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Britain on Rabies Watch After Infected Bat Found

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British agricultural authorities issued a warning to the public on Tuesday after a bat that eluded the island nation’s strict controls tested positive for a strain that can infect humans.

Britain’s farm ministry said the bat was found by a member of the public in an alley in Staines in southeast England last month and has been undergoing tests ever since.The Department for Environment, Food and Rural Affairs (DEFRA) called on the public to be vigilant and seek medical advice if bitten.”The wound should be immediately thoroughly cleaned with soap and water. Additional cleansing of the wound site with an alcohol base or other disinfectant is also recommended and immediate medical advice must be sought,” it said in a statement.DEFRA said the bat died on September 23 before being sent to Veterinary Laboratories Agency for closer examination.”Initial tests carried out…have shown positive results for a strain of rabies,” the Department for Environment, Food and Rural Affairs (DEFRA) said in a statement.DEFRA said the animal tested positive for European Bat Lyssavirus (EBLV), a strain of rabies virus common in bats across Northern Europe.It added that this type of affliction is closely related to the classical rabies virus but that further tests are being carried out to confirm the disease.Rabies is a serious infection of the nervous system and is usually transmitted to humans and animals by a bite from an infected animal. Once clinical rabies develops, it is almost always fatal.DEFRA said that three individuals, who are known to have cared for and handled the bat, took precautions and wore gloves, and are receiving appropriate medical treatment.The EBLV strain of rabies has been detected in bats on only two occassions in Britain, in 1996 and 2002.In addition, a person in Scotland, though to have been bitten by a bat about six months previously, died in November 2002 from the same strain of rabies-like virus.The last person to die from the disease before that was in 1902.”Although such human cases are very rare, the risk posed to humans from an EBLV infected bat still exists,” DEFRA said.In Europe, a total of 630 EBLV cases were confirmed between 1977 and 2000, mainly in Denmark, the Netherlands and Germany.Britain operates a strict quarantine system regarding importation of animals to prevent the spread of rabies and other diseases.(Source: Reuters, Sept 2004)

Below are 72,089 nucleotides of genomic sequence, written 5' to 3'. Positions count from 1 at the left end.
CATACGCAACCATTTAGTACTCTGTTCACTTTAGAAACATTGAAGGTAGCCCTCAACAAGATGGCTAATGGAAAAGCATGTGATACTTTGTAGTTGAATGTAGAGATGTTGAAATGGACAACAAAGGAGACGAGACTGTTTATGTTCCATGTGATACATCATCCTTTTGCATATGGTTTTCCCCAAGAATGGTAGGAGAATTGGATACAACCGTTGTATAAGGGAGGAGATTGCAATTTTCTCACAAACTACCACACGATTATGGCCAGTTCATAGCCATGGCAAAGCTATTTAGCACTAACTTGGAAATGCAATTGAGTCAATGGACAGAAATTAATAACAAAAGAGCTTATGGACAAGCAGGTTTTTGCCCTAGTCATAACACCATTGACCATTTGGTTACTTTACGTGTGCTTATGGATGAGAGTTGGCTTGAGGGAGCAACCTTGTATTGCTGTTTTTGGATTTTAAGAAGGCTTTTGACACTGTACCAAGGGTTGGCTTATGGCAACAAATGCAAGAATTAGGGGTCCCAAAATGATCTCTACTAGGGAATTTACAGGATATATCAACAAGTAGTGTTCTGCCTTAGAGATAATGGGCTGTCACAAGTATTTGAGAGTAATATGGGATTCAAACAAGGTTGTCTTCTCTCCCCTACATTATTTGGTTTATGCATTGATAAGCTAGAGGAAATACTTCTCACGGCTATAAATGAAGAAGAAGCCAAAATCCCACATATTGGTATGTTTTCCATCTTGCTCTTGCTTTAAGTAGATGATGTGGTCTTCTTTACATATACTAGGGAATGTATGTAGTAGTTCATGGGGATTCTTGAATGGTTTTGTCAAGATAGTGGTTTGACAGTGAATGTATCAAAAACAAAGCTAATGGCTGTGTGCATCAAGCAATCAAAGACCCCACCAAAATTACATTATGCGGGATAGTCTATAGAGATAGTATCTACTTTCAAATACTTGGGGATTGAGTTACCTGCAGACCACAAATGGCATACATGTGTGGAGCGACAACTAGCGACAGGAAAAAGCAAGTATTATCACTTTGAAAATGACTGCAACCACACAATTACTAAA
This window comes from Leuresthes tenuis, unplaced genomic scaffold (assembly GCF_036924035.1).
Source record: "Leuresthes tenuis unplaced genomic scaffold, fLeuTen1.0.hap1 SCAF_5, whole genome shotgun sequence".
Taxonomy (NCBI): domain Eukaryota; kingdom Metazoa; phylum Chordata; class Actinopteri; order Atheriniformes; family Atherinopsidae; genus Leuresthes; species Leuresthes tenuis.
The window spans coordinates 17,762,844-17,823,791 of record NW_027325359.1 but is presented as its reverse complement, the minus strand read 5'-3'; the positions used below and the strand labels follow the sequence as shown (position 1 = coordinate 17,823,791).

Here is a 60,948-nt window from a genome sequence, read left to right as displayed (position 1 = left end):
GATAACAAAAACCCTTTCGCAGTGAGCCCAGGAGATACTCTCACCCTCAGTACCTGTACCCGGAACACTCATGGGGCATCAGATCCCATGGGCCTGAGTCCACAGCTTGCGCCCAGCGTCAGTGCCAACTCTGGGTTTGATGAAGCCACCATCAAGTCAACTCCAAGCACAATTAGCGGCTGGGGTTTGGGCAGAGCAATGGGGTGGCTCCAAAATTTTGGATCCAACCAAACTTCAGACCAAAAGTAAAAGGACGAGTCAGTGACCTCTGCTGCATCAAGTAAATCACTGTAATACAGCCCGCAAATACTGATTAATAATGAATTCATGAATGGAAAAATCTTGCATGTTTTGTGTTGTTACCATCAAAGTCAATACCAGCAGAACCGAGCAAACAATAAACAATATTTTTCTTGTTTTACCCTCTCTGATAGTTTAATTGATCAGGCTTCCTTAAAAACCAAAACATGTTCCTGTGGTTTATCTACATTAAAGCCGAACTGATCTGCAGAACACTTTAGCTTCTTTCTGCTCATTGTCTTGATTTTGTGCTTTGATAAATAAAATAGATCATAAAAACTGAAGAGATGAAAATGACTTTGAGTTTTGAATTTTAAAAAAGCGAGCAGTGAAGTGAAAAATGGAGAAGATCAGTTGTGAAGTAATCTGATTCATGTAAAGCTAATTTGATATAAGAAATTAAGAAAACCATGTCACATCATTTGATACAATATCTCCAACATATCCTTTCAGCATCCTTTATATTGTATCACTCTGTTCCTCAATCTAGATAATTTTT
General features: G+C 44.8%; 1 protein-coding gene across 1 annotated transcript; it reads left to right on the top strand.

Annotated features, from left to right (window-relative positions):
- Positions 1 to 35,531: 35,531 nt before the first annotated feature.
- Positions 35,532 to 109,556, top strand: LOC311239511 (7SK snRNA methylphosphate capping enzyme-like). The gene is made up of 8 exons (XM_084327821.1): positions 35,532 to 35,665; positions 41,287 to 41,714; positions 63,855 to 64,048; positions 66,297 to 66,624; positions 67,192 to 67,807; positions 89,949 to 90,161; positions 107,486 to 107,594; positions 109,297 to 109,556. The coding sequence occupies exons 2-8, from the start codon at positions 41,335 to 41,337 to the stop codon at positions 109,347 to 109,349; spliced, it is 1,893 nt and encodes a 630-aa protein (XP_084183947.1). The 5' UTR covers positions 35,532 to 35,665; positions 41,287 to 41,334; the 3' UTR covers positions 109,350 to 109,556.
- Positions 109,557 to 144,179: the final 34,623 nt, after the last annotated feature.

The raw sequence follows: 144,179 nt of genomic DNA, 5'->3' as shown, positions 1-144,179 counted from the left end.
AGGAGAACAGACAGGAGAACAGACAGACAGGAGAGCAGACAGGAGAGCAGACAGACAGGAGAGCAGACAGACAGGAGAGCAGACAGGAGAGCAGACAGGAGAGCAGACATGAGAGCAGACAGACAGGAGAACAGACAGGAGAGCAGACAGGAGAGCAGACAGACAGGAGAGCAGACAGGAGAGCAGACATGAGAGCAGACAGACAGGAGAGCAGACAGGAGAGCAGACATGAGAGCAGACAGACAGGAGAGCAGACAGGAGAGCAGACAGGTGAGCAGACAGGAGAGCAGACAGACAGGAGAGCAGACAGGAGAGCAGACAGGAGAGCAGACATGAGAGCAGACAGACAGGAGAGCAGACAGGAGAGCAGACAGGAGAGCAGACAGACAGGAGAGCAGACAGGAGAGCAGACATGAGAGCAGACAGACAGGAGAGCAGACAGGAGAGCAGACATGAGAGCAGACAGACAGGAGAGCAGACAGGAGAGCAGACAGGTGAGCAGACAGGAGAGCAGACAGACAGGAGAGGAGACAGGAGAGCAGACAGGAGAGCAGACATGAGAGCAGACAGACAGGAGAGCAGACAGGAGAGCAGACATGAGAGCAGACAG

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Posted On: 1 October, 2004
Modified On: 4 December, 2013

Created by: myVMC